Here we go Again – rambles through honesty, self deception, friendship and human rights.

I like to think of myself as honest and reasonably self-aware – so when I staggered over the finish line of my first half marathon in 2009 and declared to Julie that “I am never going to run a marathon” – I believed it!  So it was something of a surprise in April 2014 to find myself at Preston Park ready to start the Brighton Marathon.  I was due to run it with Julie (she swears I bullied her into agreeing to do it but I’m not so sure……….) but really sadly this didn’t happen as her health deteriorated during the training – so I found myself – standing there alone and scared!

Protestations around 5 hours later – “I’m never doing that again” – were genuine – I wasn’t even sure how I was going to walk to the bus back to the car.  But I think I knew even then that if Julie was fit enough and mad enough to want to run a marathon – I’d be there with her – and so it was that two years later I was back in Preston Park – with Julie – ready to do it all again.  A pact in blood this time NEVER! EVER!………

So what happened?  Well the love of running never faded.  There was 2017 when Gill and I ran a half marathon a month throughout the year – a much more civilised distance although 12 of them was a challenge.  And then there were the “fly on the wall” documentaries Mind Over (half) Marathon and Mind Over Marathon – Part 2 – that were certainly moving accounts of running the London Marathon for the benefit of a person’s mental health.  Could I do one more?  The seed was sown…………….. I entered the ballot for 2018 but no luck.  By 2019 I would be 60……………….. now there’s a thought! This time I was so sure that I had no chance of getting a place in the ballot that by the time the magazine dropped through my letter box it almost went straight into the re-cycling – more unsolicited material that I didn’t want – this time from Virgin…………………. Oh! hang on!!

London Marathon

And so here I go again – training for the London Marathon – with Julie who has a Charity place – and many of the Heathfield Road runners – training for London and Brighton.  One of the things that I love about these long training runs is the place that your thoughts travel to as you grind your way slowly through the miles.  Yesterday I ran with Gill and the miles fly by as we chat about this and that.  But last week I was running solo and  this run saw me reflecting on age – and reminiscing on a lifetime of running.  Marathon training has spurred me on to return to track sessions and at the last session we ran a (rather icy) timed mile – I was very happy with my age grading (one benefit of being 60) – but it got me thinking – what was I doing when I was younger?  I was running back then – with greater ease but less dedication!  Back then I could run a half marathon having trained no further than 6 miles.  But I certainly wasn’t running the 6 min 30 sec miles that my age grade suggested!  Too busy misspending my youth.  And of course the music of my youth is playing in my ears (or cheekbones!) as I am running along – bringing back those memories.   This time a journey through the 1980s – The Thatcher years – and I see how so many of my values were formed back then – listening to the music of protest.  The “Red Wedge” group of musicians founded by Paul Weller are all on my playlist – The Jam (A Town Called Malice), Elvis Costello (Shipbuilding), The Beat (Stand down Margaret) and Billy Bragg (A New England) – as I put one foot in front of the other.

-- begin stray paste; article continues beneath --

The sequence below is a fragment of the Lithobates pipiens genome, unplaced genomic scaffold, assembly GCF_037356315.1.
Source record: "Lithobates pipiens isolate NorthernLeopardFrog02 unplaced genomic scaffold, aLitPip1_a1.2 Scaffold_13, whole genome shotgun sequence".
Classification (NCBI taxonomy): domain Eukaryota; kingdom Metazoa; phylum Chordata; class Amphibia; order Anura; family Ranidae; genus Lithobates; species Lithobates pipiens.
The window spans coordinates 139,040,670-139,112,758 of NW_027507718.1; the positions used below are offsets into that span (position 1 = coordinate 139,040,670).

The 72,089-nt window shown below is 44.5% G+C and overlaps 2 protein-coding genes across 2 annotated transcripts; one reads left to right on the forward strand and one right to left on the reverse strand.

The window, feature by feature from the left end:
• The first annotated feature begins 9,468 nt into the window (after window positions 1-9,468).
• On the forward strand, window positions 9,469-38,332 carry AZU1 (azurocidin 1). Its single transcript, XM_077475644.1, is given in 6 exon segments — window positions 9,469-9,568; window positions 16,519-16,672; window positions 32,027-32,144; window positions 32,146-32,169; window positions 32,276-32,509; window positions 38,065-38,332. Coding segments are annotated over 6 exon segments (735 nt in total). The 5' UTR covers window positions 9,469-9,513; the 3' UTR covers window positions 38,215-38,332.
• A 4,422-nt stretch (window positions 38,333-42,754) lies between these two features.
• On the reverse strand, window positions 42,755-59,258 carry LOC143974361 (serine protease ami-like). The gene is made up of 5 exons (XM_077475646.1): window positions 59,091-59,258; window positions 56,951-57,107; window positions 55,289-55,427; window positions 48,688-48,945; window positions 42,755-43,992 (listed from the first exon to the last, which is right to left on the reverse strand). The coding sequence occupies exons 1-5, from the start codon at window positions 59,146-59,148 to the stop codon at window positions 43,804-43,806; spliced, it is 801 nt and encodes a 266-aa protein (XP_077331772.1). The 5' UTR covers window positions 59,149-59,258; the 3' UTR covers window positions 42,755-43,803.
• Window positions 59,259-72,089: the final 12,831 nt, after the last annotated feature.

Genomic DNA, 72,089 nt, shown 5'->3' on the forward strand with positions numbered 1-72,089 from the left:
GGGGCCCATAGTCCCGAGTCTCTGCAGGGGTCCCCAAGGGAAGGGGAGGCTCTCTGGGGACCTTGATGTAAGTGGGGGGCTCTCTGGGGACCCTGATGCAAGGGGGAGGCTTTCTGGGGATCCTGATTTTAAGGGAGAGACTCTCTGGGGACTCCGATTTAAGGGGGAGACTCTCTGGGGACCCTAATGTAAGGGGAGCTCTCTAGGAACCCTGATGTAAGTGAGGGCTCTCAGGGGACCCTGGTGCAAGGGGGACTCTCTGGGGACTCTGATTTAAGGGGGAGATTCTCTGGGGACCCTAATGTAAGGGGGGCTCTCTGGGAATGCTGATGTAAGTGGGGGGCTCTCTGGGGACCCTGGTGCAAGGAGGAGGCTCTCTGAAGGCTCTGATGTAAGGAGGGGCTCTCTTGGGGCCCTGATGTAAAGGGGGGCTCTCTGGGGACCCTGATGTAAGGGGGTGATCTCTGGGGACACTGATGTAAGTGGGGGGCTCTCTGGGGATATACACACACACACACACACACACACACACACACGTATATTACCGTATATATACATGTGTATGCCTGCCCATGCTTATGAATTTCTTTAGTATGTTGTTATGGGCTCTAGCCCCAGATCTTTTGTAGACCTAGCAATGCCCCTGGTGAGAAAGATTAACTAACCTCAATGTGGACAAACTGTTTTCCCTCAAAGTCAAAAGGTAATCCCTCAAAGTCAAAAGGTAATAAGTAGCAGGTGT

greenham.pngAnd once again I am joining hands with 30000 other women around the Greenham Common cruise missile base in 1982.  And at the rally in Trafalgar Square in 1984 – supporting the striking miners.  Billy Elliot (and the music) remains one of my favourite films – ultimately uplifting but capturing the climate and atmosphere of northern England at that time.

Later in the decade there is the Live Aid concert (1985).  Nobody at the time was left unmoved by pictures of millions of people starving to death in Ethiopia on the BBC news.  The concert itself was uplifting with the brilliant David Bowie renditions of TVC15 and Heroes and the almost unknown band form Dublin playing Sunday Bloody Sunday and Bad.  They’re on the playlist too as my feet continue along the cuckoo trail………..

And a step on again to 1988 and the 40th Anniversary of the founding of Amnesty International – and the Human Rights Now! series of concerts to raise awareness about the Universal Declaration of Human Rights.  Sting, Tracey Chapman, Peter Gabriel and of course the Boss.  I was 29 years old when I joined the crowd at Wembley Stadium on 2nd September for a day of music and celebration.  Bruce Springsteen features prominently on the playlist from Born to Run (of course) to his rendition of Bob Dylan’s Chimes of Freedom.

And so we are almost full circle – back to that first marathon in 2014.  This was the year I left the Health Service after 32 years of working to support children’s mental health.  I dedicated the next year (and that marathon run) to raising money for Amnesty International as – in the words of Nelson Mandela – “to deny people their human rights is to challenge their very humanity”.  It is not possible to dedicate a working life to mental health without seeing the truth in that statement.  The music playing over the address system is Heroes – David Bowie – and the moto on the finisher’s shirt “It always seems impossible until its done” – Nelson Mandela of course.

And so – here I am again – 60 years old starting another journey to run those 26.2 miles – I am going to need a bit more of that self deception (it doesn’t really hurt – that much), friendship, hope and that wonderful music ringing in my ears………  And if you have never heard it before……………………..